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New gene family of antimicrobial proteins discovered in German cockroaches

Date: 28.12.2020 

Researchers from The Institute for Integrative Systems Biology have discovered a new gene family of antimicrobial peptides (small proteins) – the Blattellicins – in a German cockroach (Blattella germanica).

Kredit: Lmbuga / Wikimedia Commons.The study, published in the journal Scientific Reports, may help to understand how these insects can live in unsanitary environments and defend themselves against the fungal and bacterial pathogens they encounter via the beneficial symbiotic organisms that they harbor.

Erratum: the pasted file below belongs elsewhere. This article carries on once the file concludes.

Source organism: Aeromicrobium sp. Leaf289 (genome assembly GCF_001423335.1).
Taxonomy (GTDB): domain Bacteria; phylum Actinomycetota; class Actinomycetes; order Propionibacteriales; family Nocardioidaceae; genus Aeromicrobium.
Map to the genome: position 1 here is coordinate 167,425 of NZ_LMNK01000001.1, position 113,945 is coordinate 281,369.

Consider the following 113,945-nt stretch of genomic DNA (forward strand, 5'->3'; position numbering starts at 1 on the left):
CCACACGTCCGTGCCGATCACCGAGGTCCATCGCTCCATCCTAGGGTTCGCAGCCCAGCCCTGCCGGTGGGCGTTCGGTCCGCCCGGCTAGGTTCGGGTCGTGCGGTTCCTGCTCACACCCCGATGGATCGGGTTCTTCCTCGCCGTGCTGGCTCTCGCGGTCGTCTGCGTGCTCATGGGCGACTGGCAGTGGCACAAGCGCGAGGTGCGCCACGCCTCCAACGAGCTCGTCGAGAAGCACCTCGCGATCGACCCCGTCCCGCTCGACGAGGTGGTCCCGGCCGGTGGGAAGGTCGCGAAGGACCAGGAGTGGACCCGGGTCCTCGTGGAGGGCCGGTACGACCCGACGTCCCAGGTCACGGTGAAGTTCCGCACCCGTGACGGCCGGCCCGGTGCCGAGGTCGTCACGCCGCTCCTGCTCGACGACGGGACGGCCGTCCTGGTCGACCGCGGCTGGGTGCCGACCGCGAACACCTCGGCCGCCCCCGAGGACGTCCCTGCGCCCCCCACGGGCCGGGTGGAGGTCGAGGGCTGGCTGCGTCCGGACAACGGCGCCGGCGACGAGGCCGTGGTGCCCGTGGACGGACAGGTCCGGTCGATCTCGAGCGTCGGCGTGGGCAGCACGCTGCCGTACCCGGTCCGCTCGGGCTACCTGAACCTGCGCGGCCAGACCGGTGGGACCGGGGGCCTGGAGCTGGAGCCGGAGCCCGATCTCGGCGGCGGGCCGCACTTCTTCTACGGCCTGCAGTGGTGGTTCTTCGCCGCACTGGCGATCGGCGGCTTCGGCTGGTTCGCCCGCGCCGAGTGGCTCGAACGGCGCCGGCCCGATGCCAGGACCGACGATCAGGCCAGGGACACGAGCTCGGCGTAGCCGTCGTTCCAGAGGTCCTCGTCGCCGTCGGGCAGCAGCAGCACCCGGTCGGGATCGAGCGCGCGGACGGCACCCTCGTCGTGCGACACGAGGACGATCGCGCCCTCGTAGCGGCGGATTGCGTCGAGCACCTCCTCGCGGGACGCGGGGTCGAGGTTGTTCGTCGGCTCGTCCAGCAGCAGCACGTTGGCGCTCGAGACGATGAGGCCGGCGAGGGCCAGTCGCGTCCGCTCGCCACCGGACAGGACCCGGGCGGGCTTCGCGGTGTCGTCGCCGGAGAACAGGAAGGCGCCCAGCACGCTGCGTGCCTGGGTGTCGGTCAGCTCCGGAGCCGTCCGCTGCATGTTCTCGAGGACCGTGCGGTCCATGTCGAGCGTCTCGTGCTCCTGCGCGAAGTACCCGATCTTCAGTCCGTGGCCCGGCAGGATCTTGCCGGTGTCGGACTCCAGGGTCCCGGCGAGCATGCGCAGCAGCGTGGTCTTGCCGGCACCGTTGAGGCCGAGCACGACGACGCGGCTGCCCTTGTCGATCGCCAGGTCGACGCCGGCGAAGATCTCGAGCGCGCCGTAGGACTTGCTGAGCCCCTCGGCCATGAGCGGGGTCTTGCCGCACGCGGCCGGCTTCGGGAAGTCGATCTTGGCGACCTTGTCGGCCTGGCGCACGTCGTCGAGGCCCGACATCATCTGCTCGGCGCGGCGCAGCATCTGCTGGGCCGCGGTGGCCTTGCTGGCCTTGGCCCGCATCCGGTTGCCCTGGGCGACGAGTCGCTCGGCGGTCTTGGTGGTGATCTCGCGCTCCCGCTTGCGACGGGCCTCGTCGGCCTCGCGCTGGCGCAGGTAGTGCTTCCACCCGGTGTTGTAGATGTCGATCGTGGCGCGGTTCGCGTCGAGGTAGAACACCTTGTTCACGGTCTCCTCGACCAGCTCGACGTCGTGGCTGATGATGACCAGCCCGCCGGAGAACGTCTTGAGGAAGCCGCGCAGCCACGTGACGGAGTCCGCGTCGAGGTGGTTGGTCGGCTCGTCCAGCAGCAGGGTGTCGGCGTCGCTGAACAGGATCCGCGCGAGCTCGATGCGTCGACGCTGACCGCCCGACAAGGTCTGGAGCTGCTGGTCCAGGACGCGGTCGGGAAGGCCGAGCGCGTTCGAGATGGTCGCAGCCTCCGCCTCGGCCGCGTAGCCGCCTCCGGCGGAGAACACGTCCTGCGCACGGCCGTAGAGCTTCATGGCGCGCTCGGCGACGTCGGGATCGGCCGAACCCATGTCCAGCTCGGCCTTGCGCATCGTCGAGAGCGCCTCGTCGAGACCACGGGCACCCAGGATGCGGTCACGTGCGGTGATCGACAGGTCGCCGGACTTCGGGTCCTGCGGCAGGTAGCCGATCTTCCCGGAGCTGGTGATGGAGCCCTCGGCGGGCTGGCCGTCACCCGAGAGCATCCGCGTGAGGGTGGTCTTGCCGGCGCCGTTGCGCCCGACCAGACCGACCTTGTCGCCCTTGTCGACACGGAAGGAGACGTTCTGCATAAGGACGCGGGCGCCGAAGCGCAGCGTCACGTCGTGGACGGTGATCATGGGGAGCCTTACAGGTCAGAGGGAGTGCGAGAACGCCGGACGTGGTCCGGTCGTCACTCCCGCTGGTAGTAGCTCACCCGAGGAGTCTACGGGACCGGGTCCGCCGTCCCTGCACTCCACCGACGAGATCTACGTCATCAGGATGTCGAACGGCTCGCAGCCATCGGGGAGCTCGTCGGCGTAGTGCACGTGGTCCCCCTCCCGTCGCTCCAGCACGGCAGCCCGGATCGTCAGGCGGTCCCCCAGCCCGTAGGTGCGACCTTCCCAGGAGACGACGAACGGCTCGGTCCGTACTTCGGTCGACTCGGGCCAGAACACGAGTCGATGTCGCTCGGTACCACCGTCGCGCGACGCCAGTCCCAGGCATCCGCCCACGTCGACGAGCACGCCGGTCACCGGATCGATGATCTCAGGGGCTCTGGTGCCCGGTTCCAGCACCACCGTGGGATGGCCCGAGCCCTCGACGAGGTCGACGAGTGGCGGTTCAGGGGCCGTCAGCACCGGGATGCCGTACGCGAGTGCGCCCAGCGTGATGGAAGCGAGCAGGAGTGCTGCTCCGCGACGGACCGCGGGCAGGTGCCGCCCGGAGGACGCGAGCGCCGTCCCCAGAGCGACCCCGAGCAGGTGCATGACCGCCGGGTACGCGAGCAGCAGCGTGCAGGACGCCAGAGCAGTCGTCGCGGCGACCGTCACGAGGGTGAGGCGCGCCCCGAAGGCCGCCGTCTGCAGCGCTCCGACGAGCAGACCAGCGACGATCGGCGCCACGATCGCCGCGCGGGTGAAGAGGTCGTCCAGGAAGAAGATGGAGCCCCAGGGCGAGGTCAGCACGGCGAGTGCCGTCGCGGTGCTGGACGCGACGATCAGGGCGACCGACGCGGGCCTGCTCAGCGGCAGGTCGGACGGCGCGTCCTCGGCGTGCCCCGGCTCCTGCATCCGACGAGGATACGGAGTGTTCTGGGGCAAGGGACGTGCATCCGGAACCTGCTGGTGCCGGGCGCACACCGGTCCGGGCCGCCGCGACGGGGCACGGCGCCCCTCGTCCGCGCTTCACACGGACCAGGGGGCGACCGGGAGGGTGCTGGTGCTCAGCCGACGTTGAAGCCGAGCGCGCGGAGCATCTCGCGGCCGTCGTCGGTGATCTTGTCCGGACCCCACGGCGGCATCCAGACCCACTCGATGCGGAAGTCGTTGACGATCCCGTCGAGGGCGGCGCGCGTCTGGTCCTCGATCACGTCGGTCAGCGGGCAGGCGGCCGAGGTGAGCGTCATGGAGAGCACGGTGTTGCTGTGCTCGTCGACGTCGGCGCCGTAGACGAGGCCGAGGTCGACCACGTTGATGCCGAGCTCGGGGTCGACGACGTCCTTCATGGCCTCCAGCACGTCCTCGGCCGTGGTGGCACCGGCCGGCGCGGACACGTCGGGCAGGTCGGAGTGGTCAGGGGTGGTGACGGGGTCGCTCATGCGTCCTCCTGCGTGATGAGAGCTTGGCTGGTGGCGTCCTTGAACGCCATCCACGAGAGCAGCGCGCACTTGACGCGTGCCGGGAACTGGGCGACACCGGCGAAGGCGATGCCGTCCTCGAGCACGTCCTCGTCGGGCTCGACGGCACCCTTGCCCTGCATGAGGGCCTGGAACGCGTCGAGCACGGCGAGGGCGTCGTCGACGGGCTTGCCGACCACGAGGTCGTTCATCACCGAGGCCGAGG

"The German cockroach is one of the most successful cockroach species as an urban pest associated with human populations. The study shows that one of the factors that have contributed to its success is the increase in the number of genes that encode antimicrobial proteins. Also, the presence of Blattellicins, the new family of antimicrobial proteins, could provide greater effectiveness against some pathogens," highlights Francisco J. Silva.

The function of these new proteins is unknown, but they could be antimicrobial proteins of greater efficacy or favor the formation of pores in the endosymbiont membrane, which facilitates the transfer of metabolites to the insect's cells.

Thus, Blattellicin genes, which have recently evolved from Atacin genes – another type of antimicrobial peptide – could contribute to defend against fungal and bacterial pathogens.





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